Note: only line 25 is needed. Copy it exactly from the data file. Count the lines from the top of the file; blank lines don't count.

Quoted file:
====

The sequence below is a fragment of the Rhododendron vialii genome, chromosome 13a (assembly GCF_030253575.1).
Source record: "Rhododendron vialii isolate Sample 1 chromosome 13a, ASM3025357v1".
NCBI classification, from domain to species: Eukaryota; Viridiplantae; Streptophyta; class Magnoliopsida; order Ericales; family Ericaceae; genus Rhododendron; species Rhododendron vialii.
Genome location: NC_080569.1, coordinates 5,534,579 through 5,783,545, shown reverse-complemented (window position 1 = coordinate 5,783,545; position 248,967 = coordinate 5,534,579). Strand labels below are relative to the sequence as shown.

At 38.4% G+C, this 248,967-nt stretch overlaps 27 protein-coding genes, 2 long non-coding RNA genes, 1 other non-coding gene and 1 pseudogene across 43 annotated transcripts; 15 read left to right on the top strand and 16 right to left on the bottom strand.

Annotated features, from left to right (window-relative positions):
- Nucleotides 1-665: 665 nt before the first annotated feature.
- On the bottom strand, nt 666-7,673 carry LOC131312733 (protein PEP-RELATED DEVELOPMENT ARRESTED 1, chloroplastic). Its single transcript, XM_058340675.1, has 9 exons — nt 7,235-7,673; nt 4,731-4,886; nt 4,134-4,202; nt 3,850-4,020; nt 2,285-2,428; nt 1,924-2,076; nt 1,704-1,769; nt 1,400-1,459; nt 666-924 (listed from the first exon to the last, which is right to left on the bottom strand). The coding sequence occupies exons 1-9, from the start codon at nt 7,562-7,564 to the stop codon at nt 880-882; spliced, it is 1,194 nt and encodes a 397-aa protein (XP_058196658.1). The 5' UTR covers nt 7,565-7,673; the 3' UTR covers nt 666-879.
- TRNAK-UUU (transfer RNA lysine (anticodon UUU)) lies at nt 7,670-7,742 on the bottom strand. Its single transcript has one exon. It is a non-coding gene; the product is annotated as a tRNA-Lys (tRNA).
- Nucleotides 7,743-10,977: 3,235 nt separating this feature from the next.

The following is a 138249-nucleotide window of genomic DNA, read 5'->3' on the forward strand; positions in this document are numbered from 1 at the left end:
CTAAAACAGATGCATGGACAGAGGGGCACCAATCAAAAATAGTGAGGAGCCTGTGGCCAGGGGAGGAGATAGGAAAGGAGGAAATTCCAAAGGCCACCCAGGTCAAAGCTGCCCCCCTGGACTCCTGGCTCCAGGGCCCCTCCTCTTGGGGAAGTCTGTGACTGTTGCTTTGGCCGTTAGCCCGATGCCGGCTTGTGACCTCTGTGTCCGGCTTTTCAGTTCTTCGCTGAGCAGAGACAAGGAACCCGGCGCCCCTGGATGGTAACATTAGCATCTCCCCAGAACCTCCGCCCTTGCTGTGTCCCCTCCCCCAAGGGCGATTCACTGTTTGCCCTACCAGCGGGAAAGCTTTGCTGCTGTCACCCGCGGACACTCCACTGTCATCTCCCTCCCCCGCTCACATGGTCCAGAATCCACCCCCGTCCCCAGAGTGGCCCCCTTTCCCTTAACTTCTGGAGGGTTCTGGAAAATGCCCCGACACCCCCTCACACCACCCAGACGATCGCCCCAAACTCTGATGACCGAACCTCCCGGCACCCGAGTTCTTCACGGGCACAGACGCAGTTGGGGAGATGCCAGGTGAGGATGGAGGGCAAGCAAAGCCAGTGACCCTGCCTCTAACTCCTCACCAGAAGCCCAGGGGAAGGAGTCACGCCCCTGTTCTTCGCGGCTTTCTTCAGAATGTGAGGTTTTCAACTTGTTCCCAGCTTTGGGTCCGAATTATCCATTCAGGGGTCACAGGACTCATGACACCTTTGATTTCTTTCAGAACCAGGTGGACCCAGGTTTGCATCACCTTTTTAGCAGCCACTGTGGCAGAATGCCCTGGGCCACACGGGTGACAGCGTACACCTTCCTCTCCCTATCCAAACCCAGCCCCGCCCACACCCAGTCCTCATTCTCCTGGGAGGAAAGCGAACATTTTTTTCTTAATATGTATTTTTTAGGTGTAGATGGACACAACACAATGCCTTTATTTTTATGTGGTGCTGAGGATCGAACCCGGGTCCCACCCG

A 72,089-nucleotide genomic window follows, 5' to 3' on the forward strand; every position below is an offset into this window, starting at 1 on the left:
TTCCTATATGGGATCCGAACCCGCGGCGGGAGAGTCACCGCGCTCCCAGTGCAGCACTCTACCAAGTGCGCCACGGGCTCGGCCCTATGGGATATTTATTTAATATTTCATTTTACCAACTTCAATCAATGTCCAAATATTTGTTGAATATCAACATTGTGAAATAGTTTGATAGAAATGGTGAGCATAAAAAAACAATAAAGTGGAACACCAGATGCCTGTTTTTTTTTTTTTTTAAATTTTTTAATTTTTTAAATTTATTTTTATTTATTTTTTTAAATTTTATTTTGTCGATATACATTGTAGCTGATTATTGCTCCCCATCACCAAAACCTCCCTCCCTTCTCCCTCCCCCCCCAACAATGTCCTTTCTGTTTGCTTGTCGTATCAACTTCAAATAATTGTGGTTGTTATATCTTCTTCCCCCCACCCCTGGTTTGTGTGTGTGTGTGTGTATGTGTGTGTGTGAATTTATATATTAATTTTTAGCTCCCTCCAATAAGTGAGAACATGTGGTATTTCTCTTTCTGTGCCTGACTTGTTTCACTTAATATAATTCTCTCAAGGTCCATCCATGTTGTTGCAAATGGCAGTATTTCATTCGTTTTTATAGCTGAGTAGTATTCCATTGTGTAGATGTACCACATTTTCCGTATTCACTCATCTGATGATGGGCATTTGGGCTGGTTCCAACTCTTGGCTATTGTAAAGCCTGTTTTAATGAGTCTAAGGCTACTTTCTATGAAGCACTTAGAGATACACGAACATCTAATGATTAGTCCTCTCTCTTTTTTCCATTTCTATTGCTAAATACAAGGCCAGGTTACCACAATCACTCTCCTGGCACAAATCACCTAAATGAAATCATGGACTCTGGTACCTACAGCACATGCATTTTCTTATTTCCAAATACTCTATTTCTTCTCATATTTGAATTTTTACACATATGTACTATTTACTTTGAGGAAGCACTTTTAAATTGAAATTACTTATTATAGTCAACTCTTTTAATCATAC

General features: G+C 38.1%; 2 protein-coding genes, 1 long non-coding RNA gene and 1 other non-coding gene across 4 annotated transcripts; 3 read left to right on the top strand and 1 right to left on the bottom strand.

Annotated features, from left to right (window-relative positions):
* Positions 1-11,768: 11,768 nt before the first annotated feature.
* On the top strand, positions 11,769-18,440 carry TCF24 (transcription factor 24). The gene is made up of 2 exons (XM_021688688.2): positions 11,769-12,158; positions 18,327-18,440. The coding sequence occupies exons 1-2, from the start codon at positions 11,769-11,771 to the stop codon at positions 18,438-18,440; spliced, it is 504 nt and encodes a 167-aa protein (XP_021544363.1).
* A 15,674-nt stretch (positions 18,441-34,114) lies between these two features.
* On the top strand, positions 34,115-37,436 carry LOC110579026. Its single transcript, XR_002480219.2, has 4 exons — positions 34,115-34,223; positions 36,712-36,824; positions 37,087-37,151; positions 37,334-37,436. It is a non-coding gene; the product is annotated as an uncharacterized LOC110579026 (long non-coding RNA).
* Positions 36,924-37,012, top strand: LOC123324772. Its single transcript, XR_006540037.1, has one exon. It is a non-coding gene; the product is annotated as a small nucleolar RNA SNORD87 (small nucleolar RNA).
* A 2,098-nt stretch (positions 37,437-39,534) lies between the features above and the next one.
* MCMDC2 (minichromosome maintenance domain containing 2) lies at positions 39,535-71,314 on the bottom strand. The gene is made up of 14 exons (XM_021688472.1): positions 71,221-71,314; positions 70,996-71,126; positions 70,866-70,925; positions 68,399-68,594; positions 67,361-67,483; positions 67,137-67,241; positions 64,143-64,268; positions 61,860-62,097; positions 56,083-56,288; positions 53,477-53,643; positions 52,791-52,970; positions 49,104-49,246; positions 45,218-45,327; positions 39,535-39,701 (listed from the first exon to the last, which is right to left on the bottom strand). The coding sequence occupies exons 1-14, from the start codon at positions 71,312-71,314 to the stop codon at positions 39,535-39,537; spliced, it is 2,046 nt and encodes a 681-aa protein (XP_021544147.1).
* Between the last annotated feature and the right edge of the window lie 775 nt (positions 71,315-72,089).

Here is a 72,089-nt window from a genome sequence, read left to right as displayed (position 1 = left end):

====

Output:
Here is a 72,089-nt window from a genome sequence, read left to right as displayed (position 1 = left end):